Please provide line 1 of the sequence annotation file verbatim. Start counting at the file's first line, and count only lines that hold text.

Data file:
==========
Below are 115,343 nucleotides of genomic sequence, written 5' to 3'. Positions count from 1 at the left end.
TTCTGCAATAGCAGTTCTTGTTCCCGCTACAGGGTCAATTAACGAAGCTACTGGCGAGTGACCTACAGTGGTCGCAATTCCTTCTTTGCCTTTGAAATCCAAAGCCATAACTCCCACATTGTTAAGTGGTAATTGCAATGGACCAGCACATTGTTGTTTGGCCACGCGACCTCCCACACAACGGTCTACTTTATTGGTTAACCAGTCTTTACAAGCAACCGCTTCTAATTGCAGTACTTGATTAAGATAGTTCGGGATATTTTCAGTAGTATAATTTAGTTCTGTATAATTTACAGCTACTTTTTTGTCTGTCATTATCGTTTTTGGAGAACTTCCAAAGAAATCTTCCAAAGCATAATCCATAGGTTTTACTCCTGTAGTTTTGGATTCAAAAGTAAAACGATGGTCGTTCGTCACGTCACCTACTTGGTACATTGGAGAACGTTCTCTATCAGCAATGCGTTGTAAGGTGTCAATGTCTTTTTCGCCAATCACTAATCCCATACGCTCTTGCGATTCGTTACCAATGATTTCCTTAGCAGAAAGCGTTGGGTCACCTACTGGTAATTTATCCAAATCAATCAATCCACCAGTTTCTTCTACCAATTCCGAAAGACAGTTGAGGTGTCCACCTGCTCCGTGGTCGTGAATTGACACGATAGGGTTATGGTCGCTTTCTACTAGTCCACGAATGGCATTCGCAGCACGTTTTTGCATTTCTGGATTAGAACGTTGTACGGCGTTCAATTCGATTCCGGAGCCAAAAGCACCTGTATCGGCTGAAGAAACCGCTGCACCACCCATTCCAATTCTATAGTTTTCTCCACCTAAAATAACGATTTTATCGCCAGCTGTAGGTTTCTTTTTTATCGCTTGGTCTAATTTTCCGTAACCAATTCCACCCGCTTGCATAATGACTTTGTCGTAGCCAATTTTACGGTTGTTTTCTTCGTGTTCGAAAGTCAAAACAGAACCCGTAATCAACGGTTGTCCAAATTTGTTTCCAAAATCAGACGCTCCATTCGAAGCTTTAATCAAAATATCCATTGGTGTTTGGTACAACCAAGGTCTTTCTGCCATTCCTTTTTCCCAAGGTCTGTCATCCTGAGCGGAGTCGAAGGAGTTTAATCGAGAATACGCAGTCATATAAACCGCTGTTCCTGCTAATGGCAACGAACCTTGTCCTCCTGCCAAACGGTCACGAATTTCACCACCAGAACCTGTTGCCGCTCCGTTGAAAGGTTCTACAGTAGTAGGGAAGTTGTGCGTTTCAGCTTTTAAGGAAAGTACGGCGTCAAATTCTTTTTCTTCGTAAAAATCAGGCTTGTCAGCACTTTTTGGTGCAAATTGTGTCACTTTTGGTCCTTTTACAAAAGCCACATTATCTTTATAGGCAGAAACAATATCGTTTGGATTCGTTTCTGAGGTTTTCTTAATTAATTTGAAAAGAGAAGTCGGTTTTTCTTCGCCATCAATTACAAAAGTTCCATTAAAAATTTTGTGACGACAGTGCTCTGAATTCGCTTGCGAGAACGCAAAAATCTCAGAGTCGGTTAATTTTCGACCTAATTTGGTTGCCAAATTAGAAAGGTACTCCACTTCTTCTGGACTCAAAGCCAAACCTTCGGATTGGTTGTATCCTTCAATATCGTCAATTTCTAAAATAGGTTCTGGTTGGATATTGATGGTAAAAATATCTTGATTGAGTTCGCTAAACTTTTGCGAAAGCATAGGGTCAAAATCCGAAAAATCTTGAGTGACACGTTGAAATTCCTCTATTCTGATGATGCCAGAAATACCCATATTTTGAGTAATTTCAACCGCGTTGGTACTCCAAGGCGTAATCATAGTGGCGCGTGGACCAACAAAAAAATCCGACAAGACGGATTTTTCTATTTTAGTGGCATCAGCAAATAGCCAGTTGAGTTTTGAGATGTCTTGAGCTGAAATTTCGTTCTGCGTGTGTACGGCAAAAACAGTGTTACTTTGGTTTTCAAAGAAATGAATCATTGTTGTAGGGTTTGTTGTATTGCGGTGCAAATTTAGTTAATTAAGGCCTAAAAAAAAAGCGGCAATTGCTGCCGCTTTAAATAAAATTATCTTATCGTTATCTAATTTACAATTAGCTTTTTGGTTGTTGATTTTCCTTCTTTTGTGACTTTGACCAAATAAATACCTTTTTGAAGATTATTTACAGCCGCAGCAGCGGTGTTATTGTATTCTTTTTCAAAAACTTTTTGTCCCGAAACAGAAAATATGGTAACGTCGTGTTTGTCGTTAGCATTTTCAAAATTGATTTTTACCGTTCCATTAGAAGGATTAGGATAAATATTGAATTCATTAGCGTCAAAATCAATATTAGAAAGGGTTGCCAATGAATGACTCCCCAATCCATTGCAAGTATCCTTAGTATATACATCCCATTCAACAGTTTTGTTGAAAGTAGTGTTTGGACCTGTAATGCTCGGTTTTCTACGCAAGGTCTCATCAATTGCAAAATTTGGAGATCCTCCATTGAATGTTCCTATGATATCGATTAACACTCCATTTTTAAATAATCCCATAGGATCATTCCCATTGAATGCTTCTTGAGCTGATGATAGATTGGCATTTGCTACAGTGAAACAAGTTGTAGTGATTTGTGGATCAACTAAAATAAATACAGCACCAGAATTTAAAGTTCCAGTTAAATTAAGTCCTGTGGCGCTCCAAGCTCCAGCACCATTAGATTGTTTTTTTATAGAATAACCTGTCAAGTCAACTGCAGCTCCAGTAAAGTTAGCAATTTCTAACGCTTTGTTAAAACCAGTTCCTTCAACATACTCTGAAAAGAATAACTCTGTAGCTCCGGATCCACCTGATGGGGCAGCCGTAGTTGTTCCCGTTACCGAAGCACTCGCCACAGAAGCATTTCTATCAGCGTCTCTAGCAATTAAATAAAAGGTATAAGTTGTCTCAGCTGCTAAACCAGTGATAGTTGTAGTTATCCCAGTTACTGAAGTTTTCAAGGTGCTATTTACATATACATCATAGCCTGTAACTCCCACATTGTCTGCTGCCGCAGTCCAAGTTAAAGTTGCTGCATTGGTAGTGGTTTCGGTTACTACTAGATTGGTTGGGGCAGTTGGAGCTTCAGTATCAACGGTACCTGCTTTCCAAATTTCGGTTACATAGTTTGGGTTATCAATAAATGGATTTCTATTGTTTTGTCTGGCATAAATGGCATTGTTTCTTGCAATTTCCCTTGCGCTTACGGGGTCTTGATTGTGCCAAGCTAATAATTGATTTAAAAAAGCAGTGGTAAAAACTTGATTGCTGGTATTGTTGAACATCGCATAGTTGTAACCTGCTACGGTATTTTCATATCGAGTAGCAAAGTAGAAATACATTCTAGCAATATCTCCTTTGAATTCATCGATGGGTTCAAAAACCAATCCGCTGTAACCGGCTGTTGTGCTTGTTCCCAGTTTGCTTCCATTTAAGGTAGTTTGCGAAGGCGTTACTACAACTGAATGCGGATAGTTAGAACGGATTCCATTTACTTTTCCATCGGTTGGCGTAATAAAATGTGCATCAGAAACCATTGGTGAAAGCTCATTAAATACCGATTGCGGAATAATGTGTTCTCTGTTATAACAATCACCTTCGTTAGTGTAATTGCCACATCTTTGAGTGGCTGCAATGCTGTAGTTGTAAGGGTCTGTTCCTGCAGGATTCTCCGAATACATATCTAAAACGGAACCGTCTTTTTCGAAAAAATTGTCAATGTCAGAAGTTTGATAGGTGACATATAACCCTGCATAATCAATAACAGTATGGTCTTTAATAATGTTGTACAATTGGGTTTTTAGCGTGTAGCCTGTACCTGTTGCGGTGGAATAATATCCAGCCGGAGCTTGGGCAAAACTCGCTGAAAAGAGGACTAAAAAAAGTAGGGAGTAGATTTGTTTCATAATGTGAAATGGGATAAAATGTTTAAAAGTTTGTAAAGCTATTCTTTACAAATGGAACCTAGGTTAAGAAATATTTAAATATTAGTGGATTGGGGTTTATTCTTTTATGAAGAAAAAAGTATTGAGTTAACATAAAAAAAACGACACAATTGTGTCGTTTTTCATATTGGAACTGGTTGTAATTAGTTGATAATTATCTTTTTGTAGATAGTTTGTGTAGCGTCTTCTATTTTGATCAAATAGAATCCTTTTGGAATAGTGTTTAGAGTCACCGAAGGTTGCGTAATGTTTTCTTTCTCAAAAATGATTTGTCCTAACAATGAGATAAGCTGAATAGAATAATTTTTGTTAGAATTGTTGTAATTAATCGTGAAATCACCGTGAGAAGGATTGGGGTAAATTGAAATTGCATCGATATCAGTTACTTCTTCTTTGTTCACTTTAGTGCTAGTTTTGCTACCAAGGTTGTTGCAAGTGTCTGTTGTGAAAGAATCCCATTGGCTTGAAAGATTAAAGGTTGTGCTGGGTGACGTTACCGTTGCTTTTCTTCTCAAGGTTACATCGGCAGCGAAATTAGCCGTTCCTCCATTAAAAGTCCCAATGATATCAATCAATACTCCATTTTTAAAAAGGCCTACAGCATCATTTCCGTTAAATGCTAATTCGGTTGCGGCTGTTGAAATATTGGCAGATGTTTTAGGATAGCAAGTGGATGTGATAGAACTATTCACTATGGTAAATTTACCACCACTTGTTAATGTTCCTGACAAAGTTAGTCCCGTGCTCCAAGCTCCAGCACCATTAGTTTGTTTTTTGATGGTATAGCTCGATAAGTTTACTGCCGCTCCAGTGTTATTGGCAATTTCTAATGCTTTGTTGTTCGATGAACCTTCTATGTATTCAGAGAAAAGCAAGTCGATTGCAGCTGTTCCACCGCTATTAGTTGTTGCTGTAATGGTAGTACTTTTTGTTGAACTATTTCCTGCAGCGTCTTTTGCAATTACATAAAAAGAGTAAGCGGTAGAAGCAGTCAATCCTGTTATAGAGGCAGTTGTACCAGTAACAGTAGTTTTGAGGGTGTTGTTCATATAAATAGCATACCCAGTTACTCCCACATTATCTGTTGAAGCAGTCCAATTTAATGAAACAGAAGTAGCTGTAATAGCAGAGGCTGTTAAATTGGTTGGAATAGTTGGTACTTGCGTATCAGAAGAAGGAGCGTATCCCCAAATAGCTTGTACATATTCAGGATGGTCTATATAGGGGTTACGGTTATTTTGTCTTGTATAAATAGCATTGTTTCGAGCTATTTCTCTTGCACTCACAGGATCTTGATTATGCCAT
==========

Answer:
Below are 115,343 nucleotides of genomic sequence, written 5' to 3'. Positions count from 1 at the left end.